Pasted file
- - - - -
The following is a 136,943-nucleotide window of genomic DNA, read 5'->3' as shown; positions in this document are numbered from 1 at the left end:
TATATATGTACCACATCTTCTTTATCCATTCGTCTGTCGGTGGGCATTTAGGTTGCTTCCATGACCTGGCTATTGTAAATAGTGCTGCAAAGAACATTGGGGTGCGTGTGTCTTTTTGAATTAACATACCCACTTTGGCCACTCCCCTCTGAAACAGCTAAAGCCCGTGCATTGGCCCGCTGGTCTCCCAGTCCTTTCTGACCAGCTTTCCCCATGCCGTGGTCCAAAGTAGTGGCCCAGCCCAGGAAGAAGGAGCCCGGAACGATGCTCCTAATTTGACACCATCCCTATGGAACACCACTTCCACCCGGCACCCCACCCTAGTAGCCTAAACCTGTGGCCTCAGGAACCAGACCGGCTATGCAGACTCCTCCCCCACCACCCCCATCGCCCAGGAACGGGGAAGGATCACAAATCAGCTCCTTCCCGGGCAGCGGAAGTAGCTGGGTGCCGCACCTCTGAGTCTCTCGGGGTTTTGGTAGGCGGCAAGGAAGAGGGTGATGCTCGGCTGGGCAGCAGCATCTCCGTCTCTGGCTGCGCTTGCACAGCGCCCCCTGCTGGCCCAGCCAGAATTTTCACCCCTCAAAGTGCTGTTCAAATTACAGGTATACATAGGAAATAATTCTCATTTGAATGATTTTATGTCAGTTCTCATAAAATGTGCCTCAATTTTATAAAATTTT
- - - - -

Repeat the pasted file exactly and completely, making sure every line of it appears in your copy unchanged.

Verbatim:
The following is a 136,943-nucleotide window of genomic DNA, read 5'->3' as shown; positions in this document are numbered from 1 at the left end:
TATATATGTACCACATCTTCTTTATCCATTCGTCTGTCGGTGGGCATTTAGGTTGCTTCCATGACCTGGCTATTGTAAATAGTGCTGCAAAGAACATTGGGGTGCGTGTGTCTTTTTGAATTAACATACCCACTTTGGCCACTCCCCTCTGAAACAGCTAAAGCCCGTGCATTGGCCCGCTGGTCTCCCAGTCCTTTCTGACCAGCTTTCCCCATGCCGTGGTCCAAAGTAGTGGCCCAGCCCAGGAAGAAGGAGCCCGGAACGATGCTCCTAATTTGACACCATCCCTATGGAACACCACTTCCACCCGGCACCCCACCCTAGTAGCCTAAACCTGTGGCCTCAGGAACCAGACCGGCTATGCAGACTCCTCCCCCACCACCCCCATCGCCCAGGAACGGGGAAGGATCACAAATCAGCTCCTTCCCGGGCAGCGGAAGTAGCTGGGTGCCGCACCTCTGAGTCTCTCGGGGTTTTGGTAGGCGGCAAGGAAGAGGGTGATGCTCGGCTGGGCAGCAGCATCTCCGTCTCTGGCTGCGCTTGCACAGCGCCCCCTGCTGGCCCAGCCAGAATTTTCACCCCTCAAAGTGCTGTTCAAATTACAGGTATACATAGGAAATAATTCTCATTTGAATGATTTTATGTCAGTTCTCATAAAATGTGCCTCAATTTTATAAAATTTT